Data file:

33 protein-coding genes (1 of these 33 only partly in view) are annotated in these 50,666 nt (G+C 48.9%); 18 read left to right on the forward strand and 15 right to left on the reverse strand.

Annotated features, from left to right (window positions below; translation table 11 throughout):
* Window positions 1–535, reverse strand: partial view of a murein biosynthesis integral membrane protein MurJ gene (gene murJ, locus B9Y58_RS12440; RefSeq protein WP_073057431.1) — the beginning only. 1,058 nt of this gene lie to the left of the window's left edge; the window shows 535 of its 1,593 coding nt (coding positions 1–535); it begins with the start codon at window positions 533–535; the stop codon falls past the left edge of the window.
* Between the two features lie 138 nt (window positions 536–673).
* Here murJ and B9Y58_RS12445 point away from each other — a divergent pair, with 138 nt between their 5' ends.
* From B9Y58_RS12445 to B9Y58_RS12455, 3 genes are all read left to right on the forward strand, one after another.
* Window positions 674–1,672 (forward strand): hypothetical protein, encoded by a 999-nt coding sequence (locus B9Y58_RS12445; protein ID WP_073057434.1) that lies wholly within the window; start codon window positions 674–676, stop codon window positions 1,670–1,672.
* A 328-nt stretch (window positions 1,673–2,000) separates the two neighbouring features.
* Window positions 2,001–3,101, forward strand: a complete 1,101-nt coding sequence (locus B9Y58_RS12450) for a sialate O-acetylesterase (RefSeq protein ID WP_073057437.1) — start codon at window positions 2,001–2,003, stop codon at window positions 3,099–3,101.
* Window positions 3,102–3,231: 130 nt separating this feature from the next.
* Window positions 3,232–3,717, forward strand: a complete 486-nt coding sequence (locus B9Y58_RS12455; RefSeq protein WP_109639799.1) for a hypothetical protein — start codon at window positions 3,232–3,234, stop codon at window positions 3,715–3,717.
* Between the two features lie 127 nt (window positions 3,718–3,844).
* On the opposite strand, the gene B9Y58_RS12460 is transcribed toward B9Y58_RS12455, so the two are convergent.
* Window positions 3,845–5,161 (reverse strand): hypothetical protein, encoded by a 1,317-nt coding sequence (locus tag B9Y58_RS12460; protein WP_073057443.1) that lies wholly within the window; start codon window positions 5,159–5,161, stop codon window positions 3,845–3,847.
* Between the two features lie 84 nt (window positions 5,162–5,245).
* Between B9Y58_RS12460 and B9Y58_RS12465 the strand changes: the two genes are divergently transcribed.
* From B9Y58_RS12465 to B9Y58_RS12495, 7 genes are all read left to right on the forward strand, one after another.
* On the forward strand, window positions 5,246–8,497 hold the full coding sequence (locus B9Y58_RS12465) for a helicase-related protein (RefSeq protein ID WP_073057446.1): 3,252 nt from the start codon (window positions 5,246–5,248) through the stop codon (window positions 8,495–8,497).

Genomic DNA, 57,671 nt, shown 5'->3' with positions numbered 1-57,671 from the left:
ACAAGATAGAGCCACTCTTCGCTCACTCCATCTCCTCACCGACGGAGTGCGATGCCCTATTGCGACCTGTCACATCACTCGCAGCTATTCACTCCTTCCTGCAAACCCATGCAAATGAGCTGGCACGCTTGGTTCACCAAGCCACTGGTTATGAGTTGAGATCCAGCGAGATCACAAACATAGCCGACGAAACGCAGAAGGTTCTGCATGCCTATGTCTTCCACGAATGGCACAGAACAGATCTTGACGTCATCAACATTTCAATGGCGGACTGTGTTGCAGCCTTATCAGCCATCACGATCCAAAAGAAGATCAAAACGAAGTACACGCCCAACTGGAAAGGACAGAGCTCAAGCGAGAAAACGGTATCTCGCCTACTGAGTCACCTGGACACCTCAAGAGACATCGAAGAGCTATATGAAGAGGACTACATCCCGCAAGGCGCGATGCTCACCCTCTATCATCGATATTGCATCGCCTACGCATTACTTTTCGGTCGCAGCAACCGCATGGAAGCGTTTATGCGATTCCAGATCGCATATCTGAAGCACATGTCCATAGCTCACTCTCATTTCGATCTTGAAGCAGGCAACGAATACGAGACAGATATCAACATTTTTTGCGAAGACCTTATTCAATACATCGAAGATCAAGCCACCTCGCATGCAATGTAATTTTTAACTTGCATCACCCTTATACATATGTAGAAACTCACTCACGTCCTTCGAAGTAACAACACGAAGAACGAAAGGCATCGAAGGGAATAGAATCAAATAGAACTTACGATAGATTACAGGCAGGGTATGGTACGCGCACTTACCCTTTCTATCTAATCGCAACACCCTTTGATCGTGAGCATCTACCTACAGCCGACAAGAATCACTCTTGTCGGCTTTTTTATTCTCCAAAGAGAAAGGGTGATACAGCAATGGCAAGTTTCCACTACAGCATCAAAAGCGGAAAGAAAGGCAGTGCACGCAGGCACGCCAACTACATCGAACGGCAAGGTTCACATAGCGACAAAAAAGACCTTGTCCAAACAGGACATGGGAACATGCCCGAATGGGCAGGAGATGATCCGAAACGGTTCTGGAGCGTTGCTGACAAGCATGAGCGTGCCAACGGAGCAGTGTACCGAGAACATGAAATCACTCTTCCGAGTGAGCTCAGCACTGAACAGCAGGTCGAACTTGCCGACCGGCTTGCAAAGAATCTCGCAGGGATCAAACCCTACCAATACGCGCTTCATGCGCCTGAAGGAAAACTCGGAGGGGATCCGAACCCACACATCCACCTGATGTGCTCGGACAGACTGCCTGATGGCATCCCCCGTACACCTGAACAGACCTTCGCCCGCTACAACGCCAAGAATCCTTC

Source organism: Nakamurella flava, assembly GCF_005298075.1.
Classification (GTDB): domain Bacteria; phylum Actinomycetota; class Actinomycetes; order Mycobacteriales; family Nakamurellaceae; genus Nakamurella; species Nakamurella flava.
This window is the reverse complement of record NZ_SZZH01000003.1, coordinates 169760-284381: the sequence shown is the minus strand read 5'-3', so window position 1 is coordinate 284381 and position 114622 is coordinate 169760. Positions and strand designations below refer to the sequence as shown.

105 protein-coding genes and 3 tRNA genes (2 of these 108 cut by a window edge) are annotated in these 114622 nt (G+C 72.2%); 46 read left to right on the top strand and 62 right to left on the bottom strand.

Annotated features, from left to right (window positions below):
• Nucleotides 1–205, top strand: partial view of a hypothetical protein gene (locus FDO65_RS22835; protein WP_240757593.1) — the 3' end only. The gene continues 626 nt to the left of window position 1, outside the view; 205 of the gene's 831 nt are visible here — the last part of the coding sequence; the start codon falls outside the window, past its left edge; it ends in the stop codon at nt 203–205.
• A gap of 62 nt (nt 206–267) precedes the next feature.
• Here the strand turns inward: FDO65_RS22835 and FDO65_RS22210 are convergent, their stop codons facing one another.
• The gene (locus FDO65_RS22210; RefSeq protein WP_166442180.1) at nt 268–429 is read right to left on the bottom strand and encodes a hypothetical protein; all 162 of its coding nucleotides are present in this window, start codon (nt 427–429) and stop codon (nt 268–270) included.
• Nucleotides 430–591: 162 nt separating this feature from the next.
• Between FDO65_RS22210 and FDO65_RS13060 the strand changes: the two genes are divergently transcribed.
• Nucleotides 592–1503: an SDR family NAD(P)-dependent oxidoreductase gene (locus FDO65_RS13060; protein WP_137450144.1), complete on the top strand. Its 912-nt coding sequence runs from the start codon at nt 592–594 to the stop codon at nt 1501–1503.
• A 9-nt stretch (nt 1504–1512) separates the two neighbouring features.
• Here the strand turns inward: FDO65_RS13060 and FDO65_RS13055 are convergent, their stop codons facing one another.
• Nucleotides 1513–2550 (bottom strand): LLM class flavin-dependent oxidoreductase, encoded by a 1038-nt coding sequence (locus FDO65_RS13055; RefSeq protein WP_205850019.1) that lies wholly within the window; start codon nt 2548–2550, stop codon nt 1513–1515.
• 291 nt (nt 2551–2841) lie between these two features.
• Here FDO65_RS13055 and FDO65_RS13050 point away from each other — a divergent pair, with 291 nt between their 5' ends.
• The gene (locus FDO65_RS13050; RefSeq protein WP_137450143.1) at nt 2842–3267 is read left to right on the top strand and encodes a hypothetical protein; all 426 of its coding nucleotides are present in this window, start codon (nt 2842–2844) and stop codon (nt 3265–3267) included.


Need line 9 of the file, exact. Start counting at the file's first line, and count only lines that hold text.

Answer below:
* Window positions 2,001–3,101, forward strand: a complete 1,101-nt coding sequence (locus B9Y58_RS12450) for a sialate O-acetylesterase (RefSeq protein ID WP_073057437.1) — start codon at window positions 2,001–2,003, stop codon at window positions 3,099–3,101.